Sometimes you have this kind of events which you might consider rare to actually take place. These rare events exist because they are unexpected and mostly because we cannot have all information at our hands before taking a decision. One of Stochastics main idea is that the more information we have, the more we can predict a certain result/event. Also see Law of large numbers.
Again, we have following example: Imagine you play a game where you have a 999/1000 chance of winning 1 EUR and a 1/1000 chance of losing 10k EUR. Before playing the game, it’s our human behaviour to make decisions on things “that are likely to happen”. But in this case this would be a mistake as the expected outcome is negative (probability is NOT expectation). Why? Let’s do the math:
- There is a 999/1000 = 0.999 chance of winning 1 EUR
- The expectation is 0.999 * 1 EUR = 0.999 EUR
- There is a 1/1000 = 0.0001 chance of losing 10k EUR
- The expectation is 0.0001 * 10.000 EUR = -10 EUR
- So each round you lose 10 EUR
We sum up the expectations we have: -10 EUR + 0.999 EUR = -9.001 EUR. So the expectation at this game is that you lose. Lots of money.
Multiple doctors were asked to read following test description and answer the question. As you imagine, most of them failed to give the right answer. This example is taken from Randomness (by Deborah Bennett): She refers to this problem as the “base-rate misconception”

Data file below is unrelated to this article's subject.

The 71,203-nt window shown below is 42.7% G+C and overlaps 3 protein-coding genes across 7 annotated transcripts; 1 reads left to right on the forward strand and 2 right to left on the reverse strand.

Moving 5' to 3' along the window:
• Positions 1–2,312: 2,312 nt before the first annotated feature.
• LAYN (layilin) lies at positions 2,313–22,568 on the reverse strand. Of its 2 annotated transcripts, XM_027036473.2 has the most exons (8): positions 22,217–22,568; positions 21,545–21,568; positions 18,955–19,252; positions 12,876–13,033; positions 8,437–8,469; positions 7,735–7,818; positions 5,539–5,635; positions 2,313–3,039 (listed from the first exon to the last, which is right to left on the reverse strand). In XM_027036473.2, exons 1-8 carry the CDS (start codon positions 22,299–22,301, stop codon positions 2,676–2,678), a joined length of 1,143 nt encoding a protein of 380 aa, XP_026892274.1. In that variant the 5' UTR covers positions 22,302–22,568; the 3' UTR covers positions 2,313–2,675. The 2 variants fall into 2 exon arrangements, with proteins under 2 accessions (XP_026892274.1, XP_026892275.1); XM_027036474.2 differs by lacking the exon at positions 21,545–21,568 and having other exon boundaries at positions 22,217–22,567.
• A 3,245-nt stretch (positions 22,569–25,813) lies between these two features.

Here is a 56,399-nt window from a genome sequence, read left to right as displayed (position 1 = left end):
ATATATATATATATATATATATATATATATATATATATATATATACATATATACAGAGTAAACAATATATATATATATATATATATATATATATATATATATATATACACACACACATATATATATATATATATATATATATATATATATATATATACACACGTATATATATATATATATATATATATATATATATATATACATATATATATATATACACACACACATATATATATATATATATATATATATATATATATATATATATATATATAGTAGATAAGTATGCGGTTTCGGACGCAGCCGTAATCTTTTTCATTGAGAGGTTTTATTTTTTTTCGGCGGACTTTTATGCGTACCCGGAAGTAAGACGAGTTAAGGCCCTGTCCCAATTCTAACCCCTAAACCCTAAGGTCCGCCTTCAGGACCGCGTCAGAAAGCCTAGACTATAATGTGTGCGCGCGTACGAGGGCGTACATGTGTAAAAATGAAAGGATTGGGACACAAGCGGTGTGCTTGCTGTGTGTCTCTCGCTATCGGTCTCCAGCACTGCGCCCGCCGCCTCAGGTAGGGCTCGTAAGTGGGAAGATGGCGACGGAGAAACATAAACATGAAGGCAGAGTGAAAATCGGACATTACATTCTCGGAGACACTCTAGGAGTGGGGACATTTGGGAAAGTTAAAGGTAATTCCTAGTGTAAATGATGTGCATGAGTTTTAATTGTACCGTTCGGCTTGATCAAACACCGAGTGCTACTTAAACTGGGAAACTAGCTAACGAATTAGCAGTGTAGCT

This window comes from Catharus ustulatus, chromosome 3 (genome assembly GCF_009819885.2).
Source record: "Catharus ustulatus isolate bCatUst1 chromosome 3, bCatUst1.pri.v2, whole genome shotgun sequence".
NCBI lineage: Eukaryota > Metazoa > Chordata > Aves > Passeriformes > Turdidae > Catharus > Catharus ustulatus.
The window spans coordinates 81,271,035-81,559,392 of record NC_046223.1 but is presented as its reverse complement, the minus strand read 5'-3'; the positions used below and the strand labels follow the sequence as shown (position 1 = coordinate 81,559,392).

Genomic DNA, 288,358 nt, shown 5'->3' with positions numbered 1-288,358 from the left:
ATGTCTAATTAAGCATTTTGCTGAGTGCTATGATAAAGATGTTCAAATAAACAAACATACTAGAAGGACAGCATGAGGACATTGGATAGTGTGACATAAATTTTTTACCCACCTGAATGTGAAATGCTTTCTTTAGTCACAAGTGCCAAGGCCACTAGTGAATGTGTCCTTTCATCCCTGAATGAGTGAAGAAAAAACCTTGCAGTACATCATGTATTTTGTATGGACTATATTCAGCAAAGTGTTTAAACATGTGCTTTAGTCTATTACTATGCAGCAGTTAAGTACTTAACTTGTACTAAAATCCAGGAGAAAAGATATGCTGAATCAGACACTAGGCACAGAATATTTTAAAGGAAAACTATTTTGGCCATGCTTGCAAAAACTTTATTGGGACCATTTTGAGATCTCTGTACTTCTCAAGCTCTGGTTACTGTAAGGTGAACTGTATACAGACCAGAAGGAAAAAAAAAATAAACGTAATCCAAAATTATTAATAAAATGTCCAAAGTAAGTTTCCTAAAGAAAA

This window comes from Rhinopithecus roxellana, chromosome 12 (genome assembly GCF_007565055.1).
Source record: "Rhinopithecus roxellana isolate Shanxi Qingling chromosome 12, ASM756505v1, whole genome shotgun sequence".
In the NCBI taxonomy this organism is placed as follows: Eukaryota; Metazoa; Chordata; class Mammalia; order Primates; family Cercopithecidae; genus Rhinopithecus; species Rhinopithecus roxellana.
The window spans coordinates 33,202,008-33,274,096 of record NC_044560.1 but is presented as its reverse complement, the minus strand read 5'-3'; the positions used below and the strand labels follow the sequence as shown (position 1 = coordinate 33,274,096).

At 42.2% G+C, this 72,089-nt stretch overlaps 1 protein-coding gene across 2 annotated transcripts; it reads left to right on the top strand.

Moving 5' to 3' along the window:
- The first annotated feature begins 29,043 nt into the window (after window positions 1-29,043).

- If a test to detect a disease whose prevalence is one in a thousand has a false positive rate of 5%, what is the chance that a person found to have a positive result actually has the disease, assuming you know nothing about the person’s symptoms or signs?
So 1 of 1000 people is affected by this disease. The test has a false positive rate of 5%. If someone is tested and the result is positive, how likely is it that this person is really infected? Most people would answer 95% (since the test has a false positive rate of 5%). But this is wrong and mainly because it’s a conditional probability.
Here is the explanation:
- The disease affects 1 of 1000 people
- This means that 999 persons are not infected and just 1 is affected
- Assuming the test has no false negatives
- Anyone who actually has the disease gets a positive result
- This means 1 out of 1000 tests are true positives
- The remaining 999 should be negative results, but the 5% false positive rate means
- 5% * 999 ~= 50 Persons will receive a false positive result
- per total we have 50 + 1 = 51 persons with a positive result
Now, among the persons with a positive result, who likely is it that these persons are also affected by the disease? To calculate this we need following (division):
In this case this is
1 / 50 which is 2%! So there is a chance of only 2% to be really
affected by the disease.
Somewhere in the middle of the book I’ve felt like I need to give up reading because I was somewhere lost between the termini from different areas. But I struggled through the entire book and now I’m happy I could at least extract some main points that sticked to my mind. I’ve found Monte Carlo simulations to be also quite interesting. To summarize what I’ve already mentioned in this post: We are all at some point fooled by randomness but we don’t give that much attention to it and often misinterpret outcomes as something deterministic or related to whatsoever skills.